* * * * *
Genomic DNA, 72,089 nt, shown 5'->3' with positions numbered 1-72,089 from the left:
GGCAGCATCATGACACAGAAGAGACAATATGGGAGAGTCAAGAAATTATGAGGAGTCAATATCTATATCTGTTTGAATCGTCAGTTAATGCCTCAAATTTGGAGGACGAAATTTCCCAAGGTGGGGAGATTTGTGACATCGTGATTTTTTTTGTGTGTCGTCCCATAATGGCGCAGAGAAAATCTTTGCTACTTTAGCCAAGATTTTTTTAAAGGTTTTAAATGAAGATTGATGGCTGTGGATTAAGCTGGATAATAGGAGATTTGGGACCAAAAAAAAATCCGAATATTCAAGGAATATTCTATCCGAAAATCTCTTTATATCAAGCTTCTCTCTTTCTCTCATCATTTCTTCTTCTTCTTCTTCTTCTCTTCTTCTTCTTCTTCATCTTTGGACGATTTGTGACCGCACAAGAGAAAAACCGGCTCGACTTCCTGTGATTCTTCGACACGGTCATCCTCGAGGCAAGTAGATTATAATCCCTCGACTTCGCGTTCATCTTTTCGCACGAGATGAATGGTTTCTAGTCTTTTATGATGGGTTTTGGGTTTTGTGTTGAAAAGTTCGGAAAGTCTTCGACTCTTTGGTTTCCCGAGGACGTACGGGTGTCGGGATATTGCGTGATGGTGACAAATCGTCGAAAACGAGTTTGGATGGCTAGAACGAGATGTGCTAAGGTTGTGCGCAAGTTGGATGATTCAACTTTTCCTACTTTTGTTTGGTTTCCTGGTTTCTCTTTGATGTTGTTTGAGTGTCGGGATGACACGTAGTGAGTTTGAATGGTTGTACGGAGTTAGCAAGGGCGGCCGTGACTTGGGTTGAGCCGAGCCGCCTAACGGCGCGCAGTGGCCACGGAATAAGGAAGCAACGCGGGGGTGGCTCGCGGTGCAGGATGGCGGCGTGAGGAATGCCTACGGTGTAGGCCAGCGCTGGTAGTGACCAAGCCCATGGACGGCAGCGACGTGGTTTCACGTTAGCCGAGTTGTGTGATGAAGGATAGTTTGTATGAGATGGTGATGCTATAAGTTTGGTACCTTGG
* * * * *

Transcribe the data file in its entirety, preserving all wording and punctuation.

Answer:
Genomic DNA, 72,089 nt, shown 5'->3' with positions numbered 1-72,089 from the left:
GGCAGCATCATGACACAGAAGAGACAATATGGGAGAGTCAAGAAATTATGAGGAGTCAATATCTATATCTGTTTGAATCGTCAGTTAATGCCTCAAATTTGGAGGACGAAATTTCCCAAGGTGGGGAGATTTGTGACATCGTGATTTTTTTTGTGTGTCGTCCCATAATGGCGCAGAGAAAATCTTTGCTACTTTAGCCAAGATTTTTTTAAAGGTTTTAAATGAAGATTGATGGCTGTGGATTAAGCTGGATAATAGGAGATTTGGGACCAAAAAAAAATCCGAATATTCAAGGAATATTCTATCCGAAAATCTCTTTATATCAAGCTTCTCTCTTTCTCTCATCATTTCTTCTTCTTCTTCTTCTTCTCTTCTTCTTCTTCTTCATCTTTGGACGATTTGTGACCGCACAAGAGAAAAACCGGCTCGACTTCCTGTGATTCTTCGACACGGTCATCCTCGAGGCAAGTAGATTATAATCCCTCGACTTCGCGTTCATCTTTTCGCACGAGATGAATGGTTTCTAGTCTTTTATGATGGGTTTTGGGTTTTGTGTTGAAAAGTTCGGAAAGTCTTCGACTCTTTGGTTTCCCGAGGACGTACGGGTGTCGGGATATTGCGTGATGGTGACAAATCGTCGAAAACGAGTTTGGATGGCTAGAACGAGATGTGCTAAGGTTGTGCGCAAGTTGGATGATTCAACTTTTCCTACTTTTGTTTGGTTTCCTGGTTTCTCTTTGATGTTGTTTGAGTGTCGGGATGACACGTAGTGAGTTTGAATGGTTGTACGGAGTTAGCAAGGGCGGCCGTGACTTGGGTTGAGCCGAGCCGCCTAACGGCGCGCAGTGGCCACGGAATAAGGAAGCAACGCGGGGGTGGCTCGCGGTGCAGGATGGCGGCGTGAGGAATGCCTACGGTGTAGGCCAGCGCTGGTAGTGACCAAGCCCATGGACGGCAGCGACGTGGTTTCACGTTAGCCGAGTTGTGTGATGAAGGATAGTTTGTATGAGATGGTGATGCTATAAGTTTGGTACCTTGG